Environmental justice organizations (and other supporters) and their websites, if available:Environment and Development Desk, Tibet Policy Institute
Conflict & Mobilization
IntensityMEDIUM (street protests, visible mobilization)
Reaction stageMobilization for reparations once impacts have been felt
Groups mobilizing:Farmers
Indigenous groups or traditional communities
Forms of mobilization:Official complaint letters and petitions
Street protest/marches
Environmental ImpactsVisible: Floods (river, coastal, mudflow), Loss of landscape/aesthetic degradation, Deforestation and loss of vegetation cover, Surface water pollution / Decreasing water (physico-chemical, biological) quality, Mine tailing spills, Waste overflow
Potential: Air pollution, Biodiversity loss (wildlife, agro-diversity), Desertification/Drought, Soil contamination, Soil erosion, Groundwater pollution or depletion
Other Environmental impactsMining and processing deposits in the valley containing large amount of heavy metals, such as lead, copper, zinc and manganese are prone to leak its contaminants through seepage water and erosion of particulates, and pose therefore a future risk for the local environment and a potential threat to the downstream water quality
Health ImpactsVisible: Mental problems including stress, depression and suicide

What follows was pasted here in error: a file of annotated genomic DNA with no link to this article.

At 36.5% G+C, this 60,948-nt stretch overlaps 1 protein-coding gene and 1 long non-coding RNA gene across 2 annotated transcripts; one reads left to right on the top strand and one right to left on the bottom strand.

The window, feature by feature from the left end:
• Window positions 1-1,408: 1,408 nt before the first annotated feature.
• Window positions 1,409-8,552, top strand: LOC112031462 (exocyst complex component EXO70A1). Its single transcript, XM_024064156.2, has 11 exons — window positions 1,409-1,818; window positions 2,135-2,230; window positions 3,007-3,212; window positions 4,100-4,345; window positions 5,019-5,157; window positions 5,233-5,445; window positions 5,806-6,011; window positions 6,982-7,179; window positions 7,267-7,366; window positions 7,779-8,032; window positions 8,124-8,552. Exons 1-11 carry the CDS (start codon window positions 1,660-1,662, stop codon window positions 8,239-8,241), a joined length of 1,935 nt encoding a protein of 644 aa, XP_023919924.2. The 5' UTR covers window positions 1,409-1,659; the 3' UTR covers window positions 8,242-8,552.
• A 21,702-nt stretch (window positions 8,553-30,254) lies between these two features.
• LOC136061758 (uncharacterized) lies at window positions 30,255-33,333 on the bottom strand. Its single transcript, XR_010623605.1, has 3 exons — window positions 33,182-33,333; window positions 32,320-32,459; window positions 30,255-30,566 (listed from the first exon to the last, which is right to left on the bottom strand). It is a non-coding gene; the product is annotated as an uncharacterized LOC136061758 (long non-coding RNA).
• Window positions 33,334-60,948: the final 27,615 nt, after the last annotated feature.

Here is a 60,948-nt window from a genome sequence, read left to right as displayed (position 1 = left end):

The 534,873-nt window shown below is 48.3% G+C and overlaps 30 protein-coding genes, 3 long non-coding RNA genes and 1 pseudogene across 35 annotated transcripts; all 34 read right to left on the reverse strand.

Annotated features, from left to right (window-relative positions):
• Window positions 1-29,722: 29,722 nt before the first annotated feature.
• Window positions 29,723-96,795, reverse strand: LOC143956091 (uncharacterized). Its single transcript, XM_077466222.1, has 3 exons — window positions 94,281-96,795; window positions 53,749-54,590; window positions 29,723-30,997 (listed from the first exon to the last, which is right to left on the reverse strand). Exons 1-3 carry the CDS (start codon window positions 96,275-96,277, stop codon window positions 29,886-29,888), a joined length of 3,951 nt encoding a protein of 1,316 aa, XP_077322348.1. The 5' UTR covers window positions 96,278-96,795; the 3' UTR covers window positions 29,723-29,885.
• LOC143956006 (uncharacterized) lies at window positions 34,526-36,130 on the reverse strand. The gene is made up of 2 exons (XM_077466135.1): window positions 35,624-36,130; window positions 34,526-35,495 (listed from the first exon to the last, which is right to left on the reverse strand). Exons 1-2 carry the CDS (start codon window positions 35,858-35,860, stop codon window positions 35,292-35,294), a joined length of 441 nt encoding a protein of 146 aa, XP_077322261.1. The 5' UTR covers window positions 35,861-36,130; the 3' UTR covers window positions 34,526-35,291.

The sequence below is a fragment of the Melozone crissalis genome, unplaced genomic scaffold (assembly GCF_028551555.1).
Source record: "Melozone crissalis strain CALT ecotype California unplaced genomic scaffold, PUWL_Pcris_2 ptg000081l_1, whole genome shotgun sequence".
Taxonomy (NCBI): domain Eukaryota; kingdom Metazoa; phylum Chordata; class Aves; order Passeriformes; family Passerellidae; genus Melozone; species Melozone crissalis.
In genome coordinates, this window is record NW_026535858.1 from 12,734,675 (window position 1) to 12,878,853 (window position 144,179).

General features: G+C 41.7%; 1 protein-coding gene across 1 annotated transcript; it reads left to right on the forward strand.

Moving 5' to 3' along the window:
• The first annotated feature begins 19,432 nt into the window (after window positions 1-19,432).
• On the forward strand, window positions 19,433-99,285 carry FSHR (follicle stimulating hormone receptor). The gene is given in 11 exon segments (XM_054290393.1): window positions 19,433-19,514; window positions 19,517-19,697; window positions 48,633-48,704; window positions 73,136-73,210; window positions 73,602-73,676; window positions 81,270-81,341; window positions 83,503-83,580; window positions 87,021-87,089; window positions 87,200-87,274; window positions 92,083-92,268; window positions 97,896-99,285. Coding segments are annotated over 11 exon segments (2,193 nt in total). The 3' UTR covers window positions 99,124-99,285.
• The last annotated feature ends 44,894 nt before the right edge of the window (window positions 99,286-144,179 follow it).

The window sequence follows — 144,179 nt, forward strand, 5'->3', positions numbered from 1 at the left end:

Socio-economical ImpactsVisible: Displacement, Violations of human rights, Loss of landscape/sense of place
Other socio-economic impactsDeath of cattles
Project StatusIn operation
Conflict outcome / response:Criminalization of activists
Deaths, Assassinations, Murders
83 miners lost their lives due to the landslide
Do you consider this an environmental justice success? Was environmental justice served?:No
Briefly explain:There has been loss of pasture land for nomads, poisoning of local streams, death of cattles, death of 83 miners. Everytime, the government in collaboration with the mining company denied justice and sided with the mining company.
Sources & Materials
References to published books, academic articles, movies or published documentaries

Scarring the land, scraping the wounds, TSERING DHUNDUP
[click to view]

China Gold International Resource Reputational Risk Report
[click to view]

[1] Radio Free Asia, Tibetans Fear New Mine is Planned For Polluted Gyama Valley
[click to view]

Environment Desk blog
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Save tibet, Disaster in Gyama draws attention to impact of mining in Tibet
[click to view], LANDSLIDE IN GYAMA MINE: natural or man-made?
[click to view]

Wikipedia on Gyama mine landslide
[click to view]

Stop Mining in Tibet
[click to view]

New York Times, Fatal Landslide Draws Attention to the Toll of Mining on Tibet
[click to view]

Landslide Induced by Frenzied Mining at Hometown of Songtsen Gampo is said to be a “Natural Disaster” By Woeser
[click to view]

Related media links to videos, campaigns, social network

Photo Gallery from 2011
[click to view]

Meta information
Contributor:Environment & Development Desk, Tibet Policy Institute
Last update18/08/2019
Conflict ID:2099
Legal notice / Aviso legal